Moving From Grief to Hope
Saidu Kanu, World Hope’s Country Director for Sierra Leone, shares some personal reflections and offers this message of healing and hope as he reflects on the turbulent events that took place in Sierra Leone on January 6th, 1999, and on January 6th, 2021 in the United States and Ghana.
January 6 is a day that brings unpleasant memories to the people of Sierra Leone. It was on that day in 1999 that rebels entered and invaded the capital city of Freetown. Thousands of civilians were killed or maimed. Hundreds of houses burnt and thousands were displaced. As Sierra Leoneans were reflecting on that day last week, the news came that the US Capitol was being invaded by mobs to prevent the certification of Joe Biden as President of the United States. Many on WhatsApp thought it was fake news. The US is not a banana republic where such incidents are not uncommon. As the hours passed, it became clear that indeed it was true. The mob invaded the citadel of American democracy, the Capitol. This was unbelievable.
On the same day in Ghana, there was a fight in parliament for the election of House Speaker. Has America become like any other country where dictators hold on to power at all cost and use the mob or the security personnel to perpetuate them in office?
For many, the incident provoked very strong reactions and grief. What has gone wrong with the leader of the free world? What moral authority will the US have to call out those countries which flout democracy and the rule of law? What example is America showing to the rest of the world?
The feelings that people are experiencing as a result of the events of January 6 on the Capitol are normal for people who are grieving. We grieve when we lose someone or something we love and hold dear. Grief brings an initial sting of pain and anger. The feeling returns when we are reminded of our loss. It can come on suddenly and before we know it, we are full of anger and feel absolutely hopeless.
There are at least two actions we can take to help us make it through.
People should grieve. Privately or publicly, as per their personality. It’s okay to grieve. It’s an expression of the immense value people have for what has been broken or lost or taken away. The greater the value, the greater the pain and anger.
Unfortunately, grieving cannot be rushed or ignored or suppressed or be shut out of one’s mind. People should support each other as they go THROUGH the grieving process. There are no shortcuts. There are no easy answers. Grieving is an extremely painful and difficult experience However, we mustn’t allow grief to strangle us.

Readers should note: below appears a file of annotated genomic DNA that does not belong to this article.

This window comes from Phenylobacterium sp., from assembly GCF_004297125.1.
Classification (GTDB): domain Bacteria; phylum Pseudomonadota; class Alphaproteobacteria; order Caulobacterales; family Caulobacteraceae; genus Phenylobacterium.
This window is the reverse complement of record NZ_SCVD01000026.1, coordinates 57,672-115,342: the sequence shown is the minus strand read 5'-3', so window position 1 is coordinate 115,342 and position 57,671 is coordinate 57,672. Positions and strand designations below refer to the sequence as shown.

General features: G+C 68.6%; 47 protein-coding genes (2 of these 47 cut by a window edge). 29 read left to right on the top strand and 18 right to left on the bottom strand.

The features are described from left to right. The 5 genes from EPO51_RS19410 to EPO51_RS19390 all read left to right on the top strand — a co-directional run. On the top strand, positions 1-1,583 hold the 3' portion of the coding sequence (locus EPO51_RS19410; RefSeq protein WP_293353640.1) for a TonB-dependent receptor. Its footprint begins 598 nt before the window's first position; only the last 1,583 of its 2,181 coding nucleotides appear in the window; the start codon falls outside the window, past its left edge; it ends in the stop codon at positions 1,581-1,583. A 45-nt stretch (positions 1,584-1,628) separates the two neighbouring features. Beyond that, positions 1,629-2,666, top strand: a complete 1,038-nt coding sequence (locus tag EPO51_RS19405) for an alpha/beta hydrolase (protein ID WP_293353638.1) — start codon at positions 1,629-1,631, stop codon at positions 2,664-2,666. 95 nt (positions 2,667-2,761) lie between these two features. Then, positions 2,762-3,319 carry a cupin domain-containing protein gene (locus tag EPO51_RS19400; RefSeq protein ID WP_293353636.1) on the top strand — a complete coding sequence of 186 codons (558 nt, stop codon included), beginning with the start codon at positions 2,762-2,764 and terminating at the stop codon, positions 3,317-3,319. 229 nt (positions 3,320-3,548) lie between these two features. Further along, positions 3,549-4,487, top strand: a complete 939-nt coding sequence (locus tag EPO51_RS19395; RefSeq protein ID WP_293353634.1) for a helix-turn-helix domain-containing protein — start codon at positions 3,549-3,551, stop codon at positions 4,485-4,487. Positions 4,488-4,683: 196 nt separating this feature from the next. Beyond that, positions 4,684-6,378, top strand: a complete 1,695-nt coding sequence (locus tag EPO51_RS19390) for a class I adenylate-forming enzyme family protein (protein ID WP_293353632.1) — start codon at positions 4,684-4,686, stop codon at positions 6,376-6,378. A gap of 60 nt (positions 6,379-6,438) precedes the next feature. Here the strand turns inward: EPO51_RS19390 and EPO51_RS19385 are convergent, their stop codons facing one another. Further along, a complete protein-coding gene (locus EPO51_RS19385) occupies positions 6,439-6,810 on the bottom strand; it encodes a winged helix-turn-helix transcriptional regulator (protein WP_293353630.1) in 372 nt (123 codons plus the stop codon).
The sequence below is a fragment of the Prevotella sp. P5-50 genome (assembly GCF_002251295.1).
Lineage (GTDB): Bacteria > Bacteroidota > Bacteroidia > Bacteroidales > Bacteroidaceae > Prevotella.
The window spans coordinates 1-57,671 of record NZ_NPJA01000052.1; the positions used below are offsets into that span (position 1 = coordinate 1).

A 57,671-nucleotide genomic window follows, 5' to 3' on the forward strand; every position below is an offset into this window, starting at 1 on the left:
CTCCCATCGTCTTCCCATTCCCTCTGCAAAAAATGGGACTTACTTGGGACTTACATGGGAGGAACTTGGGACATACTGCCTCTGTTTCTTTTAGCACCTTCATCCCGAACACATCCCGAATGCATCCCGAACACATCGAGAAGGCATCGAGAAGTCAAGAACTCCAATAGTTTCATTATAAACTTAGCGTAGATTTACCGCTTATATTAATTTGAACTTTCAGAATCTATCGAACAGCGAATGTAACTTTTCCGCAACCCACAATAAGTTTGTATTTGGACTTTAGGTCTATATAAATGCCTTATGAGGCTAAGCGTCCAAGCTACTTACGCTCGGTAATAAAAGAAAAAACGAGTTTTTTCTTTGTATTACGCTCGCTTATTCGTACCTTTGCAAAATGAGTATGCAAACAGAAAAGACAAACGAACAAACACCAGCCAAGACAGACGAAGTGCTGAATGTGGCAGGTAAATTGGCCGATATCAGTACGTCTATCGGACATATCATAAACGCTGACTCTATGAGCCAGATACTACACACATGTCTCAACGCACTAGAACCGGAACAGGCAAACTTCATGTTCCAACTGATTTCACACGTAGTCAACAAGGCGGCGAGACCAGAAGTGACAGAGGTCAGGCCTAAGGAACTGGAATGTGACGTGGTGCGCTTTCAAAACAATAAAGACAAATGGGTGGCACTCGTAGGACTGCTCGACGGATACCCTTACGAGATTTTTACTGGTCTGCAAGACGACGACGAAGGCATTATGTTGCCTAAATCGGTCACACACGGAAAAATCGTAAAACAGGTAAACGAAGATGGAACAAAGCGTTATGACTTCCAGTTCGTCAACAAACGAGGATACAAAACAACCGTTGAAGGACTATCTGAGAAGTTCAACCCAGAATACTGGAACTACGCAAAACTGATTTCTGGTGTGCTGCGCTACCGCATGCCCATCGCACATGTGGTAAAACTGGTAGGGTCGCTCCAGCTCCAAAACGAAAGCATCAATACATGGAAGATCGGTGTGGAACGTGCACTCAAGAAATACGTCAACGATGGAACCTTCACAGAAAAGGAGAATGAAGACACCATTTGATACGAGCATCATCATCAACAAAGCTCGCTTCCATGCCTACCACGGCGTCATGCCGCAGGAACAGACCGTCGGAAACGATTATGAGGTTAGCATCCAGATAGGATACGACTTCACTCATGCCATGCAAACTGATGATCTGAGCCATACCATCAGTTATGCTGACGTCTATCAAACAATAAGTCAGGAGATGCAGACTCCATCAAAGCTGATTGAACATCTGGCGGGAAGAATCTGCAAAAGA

Now, will people survive this season of grieving? Absolutely! And come out on the other end stronger and wiser? Precisely.
And one gift we may receive from this experience is that of empathy.
I believe God will pour a double dose of empathy on people at the other end of grieving. Empathy for one another and for other nations around the world who experience political turmoil or coup d’état.
Until now, it has seemed that the average US citizen did not understand or had little understanding of the impact of political turmoil on the lives of people in other countries, though global NGOs like World Hope international do. But all put together, those who understand were like a drop of water in the ocean. Hopefully, through this experience, that will change and most people will begin to show greater empathy for citizens in other countries who are going through political unrest.
Another gift is authenticity. We have a saying in Sierra Leone, “Never say never, as long as you are alive. Rather say, ‘So far in life I have not had this kind of experience.’”
On one hand, these events are a grim reminder of the problem of the human heart, and on the other, that we all have the same need for redemption. We all need continuous forgiveness. We are struggling together as the human race, whether in the US, Europe, Asia, Africa, Australia, etc—whoever we are and wherever we live. We need grace. Super humans don’t exist on planet earth; only humans. And they are fallible, but God is in the process of transforming us.
2: HAVE HOPE
As we grieve we should not forget the big picture. If we solely focus on the pain, anger and the hopelessness we will miss out on the big picture. Rather, we should lift up our eyes and then our hope elevates. Turning our eyes from grief to God is a process, not an event. It is going to take time. We need to be patient with ourselves.
I believe God is still in charge of the affairs of men and women. America is in his hands. We are in his hands too. He will not leave us. And he will not disappoint us like our political leaders have done or are doing; He is still there. Beside us. Comforting. Loving. Caring. No matter whether we feel or don’t feel or how we feel.
During 10 years of war in Sierra Leone, that’s how we lived. Trusting. Holding on. Knowing that we have an anchor. Did we enjoy the suffering? No! Was coming close to death pleasant? No!
Was being uprooted from one’s country and living as a refugee in another country pleasant? No! But we held on to hope.
I am confident that the people of the US will make it. They will come through—and come out stronger and more trusting and with greater faith than they had before the sad events of the past week.
And remember this: there is nothing that has touched our lives that God can’t use for His Glory and our blessing.
World Hope International works around the world to provide opportunity, dignity, and hope. To support these efforts, you can make a gift to The Hope Fund, which allows us to respond where and when it matters and continue projects centered on clean water & energy, protection, global health, and social enterprises.